Mineral Peak stands respectfully among many more popular and higher peaks in the Mineral King area of the southern Sierra. Seemingly benign, it is quite a fun scramble to the summit, providing views of the region. Mineral Peak is visited relatively often, as indicated by the summit log, but there is little to be found on the web or in print describing the virtues of the peak (and please do submit corrections or additional info to improve this page
While getting to Mineral King in itself can be cumbersome, Mineral Peak is a worthy destination which is quite rewarding for the minimal effort.
Getting ThereGetting to Mineral King
Take State Route 198 from Visalia to Sequoia National Park, turn right onto Mineral King Road just north of Three Rivers. Follow Mineral King Road about 26 miles to the Timber Gap trailhead. If you have not been to Mineral King before, you will know you are getting close to the area by first seeing car camping, then cabins, then the "Silver City Resort", then the Ranger Station, and about 3/4 miles later you will arrive at the Timber Gap trailhead.
The Mineral King Road is often critisized but is usually is good repair. There are two short dirt sections, but these sections are always easily traveled with any vehicle. Use caution rounding corners as the road is barely one lane wide in most locations. Deer, bear and many small creatures are often observed on the road approaching Mineral King (I've seen more bear on the road then in the surrounding mountains).
Getting to the Trailhead
The trailhead is at 7,800 feet and there is ample parking. The "car eating" Marmots are prevelant during the early season until the snow sufficiently melts off above, at which time the Marmots mostly vacate to higher ground. If hiking in during the early season you'd be well advised to park at the ranger station and walk the addition 1.5 miles (round trip) or so to keep your car out of the Marmots teeth. There is a public phone at the TH.
Getting to Mineral Peak
There are two primary ways to get to the base of Mineral Peak, both starting from the Timber Gap trailhead. Both are a little over four miles approach to the base of the mountain. From the TH, travel about two miles to the junction of the Crystal Lakes trail and the Monarch Lakes trail.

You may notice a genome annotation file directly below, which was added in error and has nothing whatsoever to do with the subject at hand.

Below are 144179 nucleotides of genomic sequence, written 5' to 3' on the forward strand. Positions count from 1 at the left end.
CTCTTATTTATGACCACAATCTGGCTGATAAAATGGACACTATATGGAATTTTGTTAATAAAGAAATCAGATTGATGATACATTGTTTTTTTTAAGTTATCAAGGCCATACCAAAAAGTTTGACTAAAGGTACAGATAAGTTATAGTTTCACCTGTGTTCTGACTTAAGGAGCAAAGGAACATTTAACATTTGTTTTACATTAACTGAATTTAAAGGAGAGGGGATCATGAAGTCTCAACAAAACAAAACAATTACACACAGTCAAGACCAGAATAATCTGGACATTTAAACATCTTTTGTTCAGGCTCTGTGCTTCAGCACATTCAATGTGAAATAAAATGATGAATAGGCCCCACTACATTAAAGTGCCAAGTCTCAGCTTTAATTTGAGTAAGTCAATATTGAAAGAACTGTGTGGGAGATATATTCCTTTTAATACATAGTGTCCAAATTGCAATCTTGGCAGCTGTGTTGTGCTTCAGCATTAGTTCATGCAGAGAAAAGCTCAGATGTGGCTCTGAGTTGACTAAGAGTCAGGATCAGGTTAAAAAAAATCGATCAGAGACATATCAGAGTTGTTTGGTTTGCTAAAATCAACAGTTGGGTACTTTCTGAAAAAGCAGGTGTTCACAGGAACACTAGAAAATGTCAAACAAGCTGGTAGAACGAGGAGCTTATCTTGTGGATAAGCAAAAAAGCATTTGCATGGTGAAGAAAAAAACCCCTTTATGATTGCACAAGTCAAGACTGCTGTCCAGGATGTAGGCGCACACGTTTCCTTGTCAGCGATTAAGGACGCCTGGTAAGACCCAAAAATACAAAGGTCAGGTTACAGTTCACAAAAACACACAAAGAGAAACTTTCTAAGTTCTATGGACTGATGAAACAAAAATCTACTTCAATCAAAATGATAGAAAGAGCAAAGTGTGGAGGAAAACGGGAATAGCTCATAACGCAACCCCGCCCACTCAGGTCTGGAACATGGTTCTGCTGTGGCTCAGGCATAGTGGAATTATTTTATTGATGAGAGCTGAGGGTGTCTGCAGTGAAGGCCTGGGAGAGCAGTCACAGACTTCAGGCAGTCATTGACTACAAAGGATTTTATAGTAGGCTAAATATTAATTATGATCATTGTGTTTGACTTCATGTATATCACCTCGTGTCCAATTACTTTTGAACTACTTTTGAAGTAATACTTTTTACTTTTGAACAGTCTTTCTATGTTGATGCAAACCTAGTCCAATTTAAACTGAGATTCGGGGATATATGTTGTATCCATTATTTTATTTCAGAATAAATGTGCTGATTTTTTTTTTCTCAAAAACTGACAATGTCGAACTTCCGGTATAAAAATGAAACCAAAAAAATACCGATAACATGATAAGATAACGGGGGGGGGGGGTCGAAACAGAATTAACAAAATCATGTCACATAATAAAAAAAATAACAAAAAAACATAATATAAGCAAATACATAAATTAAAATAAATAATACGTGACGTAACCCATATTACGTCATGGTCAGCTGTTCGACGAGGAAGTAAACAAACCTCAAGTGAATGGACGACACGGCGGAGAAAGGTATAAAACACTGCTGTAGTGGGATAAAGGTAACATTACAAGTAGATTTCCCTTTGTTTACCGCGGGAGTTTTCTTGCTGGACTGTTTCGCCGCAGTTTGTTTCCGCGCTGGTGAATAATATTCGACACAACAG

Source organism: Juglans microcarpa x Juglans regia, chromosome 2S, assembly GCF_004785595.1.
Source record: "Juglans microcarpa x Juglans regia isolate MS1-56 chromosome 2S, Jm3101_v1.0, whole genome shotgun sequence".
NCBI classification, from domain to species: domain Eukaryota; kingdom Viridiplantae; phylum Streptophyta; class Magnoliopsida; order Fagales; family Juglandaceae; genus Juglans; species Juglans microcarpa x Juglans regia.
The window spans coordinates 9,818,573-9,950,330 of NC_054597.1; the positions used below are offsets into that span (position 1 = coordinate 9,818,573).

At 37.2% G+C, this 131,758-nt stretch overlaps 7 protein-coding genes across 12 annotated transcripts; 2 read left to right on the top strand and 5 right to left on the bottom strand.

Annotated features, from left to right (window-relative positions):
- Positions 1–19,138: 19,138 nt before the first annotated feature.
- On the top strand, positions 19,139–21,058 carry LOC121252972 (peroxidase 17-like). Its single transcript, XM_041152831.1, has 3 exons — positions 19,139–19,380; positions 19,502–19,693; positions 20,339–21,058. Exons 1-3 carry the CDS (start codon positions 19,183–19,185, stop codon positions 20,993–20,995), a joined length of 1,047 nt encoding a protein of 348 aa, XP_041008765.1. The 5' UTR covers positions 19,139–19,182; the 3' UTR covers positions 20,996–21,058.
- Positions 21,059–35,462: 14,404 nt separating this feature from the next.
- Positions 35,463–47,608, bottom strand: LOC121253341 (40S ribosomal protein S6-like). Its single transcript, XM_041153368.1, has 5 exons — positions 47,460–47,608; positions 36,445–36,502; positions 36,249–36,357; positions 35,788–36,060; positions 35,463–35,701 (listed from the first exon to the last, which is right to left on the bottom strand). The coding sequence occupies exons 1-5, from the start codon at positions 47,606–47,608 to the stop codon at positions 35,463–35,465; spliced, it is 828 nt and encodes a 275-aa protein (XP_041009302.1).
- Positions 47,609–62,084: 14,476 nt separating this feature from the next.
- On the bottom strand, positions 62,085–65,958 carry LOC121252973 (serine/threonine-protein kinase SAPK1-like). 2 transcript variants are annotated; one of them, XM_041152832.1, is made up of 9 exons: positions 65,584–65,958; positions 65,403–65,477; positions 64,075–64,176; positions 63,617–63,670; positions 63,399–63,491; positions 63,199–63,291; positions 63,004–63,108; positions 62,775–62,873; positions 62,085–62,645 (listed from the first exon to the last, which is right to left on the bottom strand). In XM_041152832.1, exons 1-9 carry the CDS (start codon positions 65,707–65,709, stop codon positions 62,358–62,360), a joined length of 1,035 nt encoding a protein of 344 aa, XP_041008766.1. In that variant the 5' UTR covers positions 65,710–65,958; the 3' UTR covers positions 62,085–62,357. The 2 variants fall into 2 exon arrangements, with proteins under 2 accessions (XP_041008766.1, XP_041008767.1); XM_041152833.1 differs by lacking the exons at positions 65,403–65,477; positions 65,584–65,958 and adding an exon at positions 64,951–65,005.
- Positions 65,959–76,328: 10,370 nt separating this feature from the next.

The Crystal Lakes trail is the more straightforward and popular means to get to Mineral Peak. It is about 2.3 miles from the trail junction to Crystal Lakes. If you take the Monarch Lakes trail, it is about 2.1 miles to Monarch Lakes then a longer scramble to the base of Mineral Peak (about .5 miles and 900' vertical feet). Making a loop using both these trails is quite enjoyable and provides lots of options and scenery.
Ascending Mineral Peak
The class 2 approach (with a few class 3 moves) to the summit begins at the base of the south east ridge, directly above the "upper" and smaller Crystal Lake. The lower section has much loose rock but it soon changes to mostly solid rock with some fun moves. If you arrived via the Crystal Lakes trail, locating the base of the south east ridge is straightforward. If you have travleved via the Monarch Lakes trail, you must first get to the upper Monarch Lake, then acquire the ridge above upper Monarch Lake to obtain the south east ridge of Mineral Peak.
A class 3 approach (with a little class 4) to the summit can be had by climbing the right side of the south/south-west ridge. There are some fun, but relatively easy, obstacles and challenges to be experienced on this route. It makes for a great newby scrambling route with just a little exposure.
For day use, one only has to drive to the TH, park the car, and start walking. In years past this situation has changed, so you would be well advised to phone ahead to double check day use entry fee requirements to Sequoia for the Mineral King area.
Thanks to Dave Daly for this info
Entrance fee for Sequoia National Park is $20 per private vehicle for 7 days, or $5 per person walking in or on bus for 7 days. Back country camping requires a free wilderness permit. Obtain Trail Permit at Mineral King Ranger Station.
Mineral King Ranger Station: On Mineral King Road, 24 miles east of Hwy. 198. Maps, local wilderness permits, first aid, bear canisters. Daily 7am - 3:30pm June through early September. After that, wilderness permits are available on the porch of the station. Call Sequoia National Park at 559-565-3341 and ask for Mineral King Ranger Station.
There are several car camping locations in Mineral King. Phone the ranger station for use and availability. Also, the Silver City Resort rents cabins for longer stays.
here is their contact info.
Camping overnight at either Monarch Lakes or Crystal Lakes is popular, particularly during the later season (July-Oct.).
External LinksA Dayhike Loop of Mineral Peak